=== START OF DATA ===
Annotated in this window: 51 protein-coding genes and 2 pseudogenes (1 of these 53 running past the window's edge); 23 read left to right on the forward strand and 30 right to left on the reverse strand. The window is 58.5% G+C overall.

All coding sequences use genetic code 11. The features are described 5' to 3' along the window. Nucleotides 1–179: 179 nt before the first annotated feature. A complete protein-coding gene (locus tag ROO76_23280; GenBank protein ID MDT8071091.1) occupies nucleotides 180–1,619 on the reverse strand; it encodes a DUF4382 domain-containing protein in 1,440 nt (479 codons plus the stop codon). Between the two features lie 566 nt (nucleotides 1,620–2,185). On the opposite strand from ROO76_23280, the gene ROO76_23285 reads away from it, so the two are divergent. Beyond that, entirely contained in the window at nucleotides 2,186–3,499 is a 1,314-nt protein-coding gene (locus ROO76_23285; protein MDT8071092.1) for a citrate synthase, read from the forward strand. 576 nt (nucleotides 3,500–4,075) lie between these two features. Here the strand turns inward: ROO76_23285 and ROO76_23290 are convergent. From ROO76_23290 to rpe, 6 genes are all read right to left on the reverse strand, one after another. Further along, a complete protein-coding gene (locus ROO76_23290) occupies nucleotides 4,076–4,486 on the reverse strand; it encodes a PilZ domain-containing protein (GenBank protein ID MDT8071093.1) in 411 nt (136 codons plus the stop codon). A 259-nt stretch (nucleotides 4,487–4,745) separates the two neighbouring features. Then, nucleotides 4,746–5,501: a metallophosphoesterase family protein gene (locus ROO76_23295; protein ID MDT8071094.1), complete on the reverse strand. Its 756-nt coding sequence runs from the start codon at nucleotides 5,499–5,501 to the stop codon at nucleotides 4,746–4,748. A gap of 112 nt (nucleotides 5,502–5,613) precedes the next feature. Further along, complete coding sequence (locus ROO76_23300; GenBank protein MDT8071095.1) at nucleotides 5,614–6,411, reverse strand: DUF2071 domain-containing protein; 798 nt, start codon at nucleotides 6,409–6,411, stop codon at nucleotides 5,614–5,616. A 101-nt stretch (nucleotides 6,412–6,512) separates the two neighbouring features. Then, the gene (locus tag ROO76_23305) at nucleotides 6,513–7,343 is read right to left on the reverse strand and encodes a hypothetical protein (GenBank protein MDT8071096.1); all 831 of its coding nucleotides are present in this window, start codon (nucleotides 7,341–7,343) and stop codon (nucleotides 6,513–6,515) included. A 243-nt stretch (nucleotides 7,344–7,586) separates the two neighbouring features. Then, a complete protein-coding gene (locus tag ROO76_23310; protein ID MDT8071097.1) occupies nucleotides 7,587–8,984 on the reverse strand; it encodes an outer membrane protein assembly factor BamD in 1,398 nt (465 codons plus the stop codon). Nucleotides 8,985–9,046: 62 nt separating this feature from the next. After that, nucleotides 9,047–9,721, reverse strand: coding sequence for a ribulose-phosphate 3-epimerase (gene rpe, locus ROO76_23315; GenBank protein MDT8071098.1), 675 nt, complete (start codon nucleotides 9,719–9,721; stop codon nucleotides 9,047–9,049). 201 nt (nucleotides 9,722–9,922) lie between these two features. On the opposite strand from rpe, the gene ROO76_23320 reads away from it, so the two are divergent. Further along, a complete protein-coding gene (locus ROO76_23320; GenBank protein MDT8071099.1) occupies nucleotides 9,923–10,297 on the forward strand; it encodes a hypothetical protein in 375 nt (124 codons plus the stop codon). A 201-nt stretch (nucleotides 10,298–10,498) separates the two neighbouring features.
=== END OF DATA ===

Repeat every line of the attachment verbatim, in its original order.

Annotated in this window: 51 protein-coding genes and 2 pseudogenes (1 of these 53 running past the window's edge); 23 read left to right on the forward strand and 30 right to left on the reverse strand. The window is 58.5% G+C overall.

All coding sequences use genetic code 11. The features are described 5' to 3' along the window. Nucleotides 1–179: 179 nt before the first annotated feature. A complete protein-coding gene (locus tag ROO76_23280; GenBank protein ID MDT8071091.1) occupies nucleotides 180–1,619 on the reverse strand; it encodes a DUF4382 domain-containing protein in 1,440 nt (479 codons plus the stop codon). Between the two features lie 566 nt (nucleotides 1,620–2,185). On the opposite strand from ROO76_23280, the gene ROO76_23285 reads away from it, so the two are divergent. Beyond that, entirely contained in the window at nucleotides 2,186–3,499 is a 1,314-nt protein-coding gene (locus ROO76_23285; protein MDT8071092.1) for a citrate synthase, read from the forward strand. 576 nt (nucleotides 3,500–4,075) lie between these two features. Here the strand turns inward: ROO76_23285 and ROO76_23290 are convergent. From ROO76_23290 to rpe, 6 genes are all read right to left on the reverse strand, one after another. Further along, a complete protein-coding gene (locus ROO76_23290) occupies nucleotides 4,076–4,486 on the reverse strand; it encodes a PilZ domain-containing protein (GenBank protein ID MDT8071093.1) in 411 nt (136 codons plus the stop codon). A 259-nt stretch (nucleotides 4,487–4,745) separates the two neighbouring features. Then, nucleotides 4,746–5,501: a metallophosphoesterase family protein gene (locus ROO76_23295; protein ID MDT8071094.1), complete on the reverse strand. Its 756-nt coding sequence runs from the start codon at nucleotides 5,499–5,501 to the stop codon at nucleotides 4,746–4,748. A gap of 112 nt (nucleotides 5,502–5,613) precedes the next feature. Further along, complete coding sequence (locus ROO76_23300; GenBank protein MDT8071095.1) at nucleotides 5,614–6,411, reverse strand: DUF2071 domain-containing protein; 798 nt, start codon at nucleotides 6,409–6,411, stop codon at nucleotides 5,614–5,616. A 101-nt stretch (nucleotides 6,412–6,512) separates the two neighbouring features. Then, the gene (locus tag ROO76_23305) at nucleotides 6,513–7,343 is read right to left on the reverse strand and encodes a hypothetical protein (GenBank protein MDT8071096.1); all 831 of its coding nucleotides are present in this window, start codon (nucleotides 7,341–7,343) and stop codon (nucleotides 6,513–6,515) included. A 243-nt stretch (nucleotides 7,344–7,586) separates the two neighbouring features. Then, a complete protein-coding gene (locus tag ROO76_23310; protein ID MDT8071097.1) occupies nucleotides 7,587–8,984 on the reverse strand; it encodes an outer membrane protein assembly factor BamD in 1,398 nt (465 codons plus the stop codon). Nucleotides 8,985–9,046: 62 nt separating this feature from the next. After that, nucleotides 9,047–9,721, reverse strand: coding sequence for a ribulose-phosphate 3-epimerase (gene rpe, locus ROO76_23315; GenBank protein MDT8071098.1), 675 nt, complete (start codon nucleotides 9,719–9,721; stop codon nucleotides 9,047–9,049). 201 nt (nucleotides 9,722–9,922) lie between these two features. On the opposite strand from rpe, the gene ROO76_23320 reads away from it, so the two are divergent. Further along, a complete protein-coding gene (locus ROO76_23320; GenBank protein MDT8071099.1) occupies nucleotides 9,923–10,297 on the forward strand; it encodes a hypothetical protein in 375 nt (124 codons plus the stop codon). A 201-nt stretch (nucleotides 10,298–10,498) separates the two neighbouring features.